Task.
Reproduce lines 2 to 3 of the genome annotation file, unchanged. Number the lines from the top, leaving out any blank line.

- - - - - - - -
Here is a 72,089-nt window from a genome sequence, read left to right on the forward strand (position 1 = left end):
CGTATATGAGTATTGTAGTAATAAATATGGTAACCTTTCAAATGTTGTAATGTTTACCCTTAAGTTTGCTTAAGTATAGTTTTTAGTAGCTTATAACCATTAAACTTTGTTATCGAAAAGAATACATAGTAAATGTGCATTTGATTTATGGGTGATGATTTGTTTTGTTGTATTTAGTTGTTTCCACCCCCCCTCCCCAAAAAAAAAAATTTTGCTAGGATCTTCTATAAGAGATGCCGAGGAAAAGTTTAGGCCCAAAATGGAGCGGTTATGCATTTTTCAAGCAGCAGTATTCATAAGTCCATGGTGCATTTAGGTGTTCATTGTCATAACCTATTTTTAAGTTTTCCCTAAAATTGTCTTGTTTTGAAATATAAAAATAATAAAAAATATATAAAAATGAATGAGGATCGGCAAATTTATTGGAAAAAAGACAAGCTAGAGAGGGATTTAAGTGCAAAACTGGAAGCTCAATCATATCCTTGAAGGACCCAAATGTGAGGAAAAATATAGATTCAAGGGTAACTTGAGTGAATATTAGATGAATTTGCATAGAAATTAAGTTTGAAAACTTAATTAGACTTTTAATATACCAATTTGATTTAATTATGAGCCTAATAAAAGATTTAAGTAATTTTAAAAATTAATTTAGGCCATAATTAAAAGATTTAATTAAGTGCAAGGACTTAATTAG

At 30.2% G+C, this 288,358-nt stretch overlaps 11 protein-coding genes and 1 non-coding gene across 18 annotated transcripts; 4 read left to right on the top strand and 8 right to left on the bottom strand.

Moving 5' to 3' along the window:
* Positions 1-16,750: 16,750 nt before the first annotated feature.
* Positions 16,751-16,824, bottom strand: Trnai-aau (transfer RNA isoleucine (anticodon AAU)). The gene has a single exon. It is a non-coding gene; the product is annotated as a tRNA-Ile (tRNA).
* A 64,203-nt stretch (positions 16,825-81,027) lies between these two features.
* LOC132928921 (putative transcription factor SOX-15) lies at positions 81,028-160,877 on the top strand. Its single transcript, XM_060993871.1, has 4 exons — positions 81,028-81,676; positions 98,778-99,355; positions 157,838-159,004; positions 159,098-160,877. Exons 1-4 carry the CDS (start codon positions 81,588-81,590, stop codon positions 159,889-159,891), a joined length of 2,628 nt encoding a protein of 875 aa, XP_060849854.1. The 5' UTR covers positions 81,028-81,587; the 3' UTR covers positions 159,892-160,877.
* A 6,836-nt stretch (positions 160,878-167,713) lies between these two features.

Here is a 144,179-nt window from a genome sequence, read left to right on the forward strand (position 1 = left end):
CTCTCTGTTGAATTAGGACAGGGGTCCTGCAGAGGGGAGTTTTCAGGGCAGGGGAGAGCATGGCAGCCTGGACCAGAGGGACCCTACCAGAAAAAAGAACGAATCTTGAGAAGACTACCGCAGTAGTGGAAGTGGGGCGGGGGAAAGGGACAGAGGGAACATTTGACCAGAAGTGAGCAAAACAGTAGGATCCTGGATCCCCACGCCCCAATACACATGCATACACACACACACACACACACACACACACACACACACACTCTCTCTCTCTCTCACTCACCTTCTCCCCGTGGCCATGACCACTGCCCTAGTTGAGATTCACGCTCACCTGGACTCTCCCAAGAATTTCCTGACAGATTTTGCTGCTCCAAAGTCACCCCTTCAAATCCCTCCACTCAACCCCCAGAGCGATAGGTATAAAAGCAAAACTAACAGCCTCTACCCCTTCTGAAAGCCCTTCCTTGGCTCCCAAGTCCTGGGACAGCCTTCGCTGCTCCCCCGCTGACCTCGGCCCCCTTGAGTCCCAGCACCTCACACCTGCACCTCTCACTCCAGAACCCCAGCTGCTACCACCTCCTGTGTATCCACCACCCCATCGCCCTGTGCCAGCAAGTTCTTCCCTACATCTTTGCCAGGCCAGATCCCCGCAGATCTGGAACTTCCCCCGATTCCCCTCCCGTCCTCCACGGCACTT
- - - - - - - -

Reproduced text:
CGTATATGAGTATTGTAGTAATAAATATGGTAACCTTTCAAATGTTGTAATGTTTACCCTTAAGTTTGCTTAAGTATAGTTTTTAGTAGCTTATAACCATTAAACTTTGTTATCGAAAAGAATACATAGTAAATGTGCATTTGATTTATGGGTGATGATTTGTTTTGTTGTATTTAGTTGTTTCCACCCCCCCTCCCCAAAAAAAAAAATTTTGCTAGGATCTTCTATAAGAGATGCCGAGGAAAAGTTTAGGCCCAAAATGGAGCGGTTATGCATTTTTCAAGCAGCAGTATTCATAAGTCCATGGTGCATTTAGGTGTTCATTGTCATAACCTATTTTTAAGTTTTCCCTAAAATTGTCTTGTTTTGAAATATAAAAATAATAAAAAATATATAAAAATGAATGAGGATCGGCAAATTTATTGGAAAAAAGACAAGCTAGAGAGGGATTTAAGTGCAAAACTGGAAGCTCAATCATATCCTTGAAGGACCCAAATGTGAGGAAAAATATAGATTCAAGGGTAACTTGAGTGAATATTAGATGAATTTGCATAGAAATTAAGTTTGAAAACTTAATTAGACTTTTAATATACCAATTTGATTTAATTATGAGCCTAATAAAAGATTTAAGTAATTTTAAAAATTAATTTAGGCCATAATTAAAAGATTTAATTAAGTGCAAGGACTTAATTAG

At 30.2% G+C, this 288,358-nt stretch overlaps 11 protein-coding genes and 1 non-coding gene across 18 annotated transcripts; 4 read left to right on the top strand and 8 right to left on the bottom strand.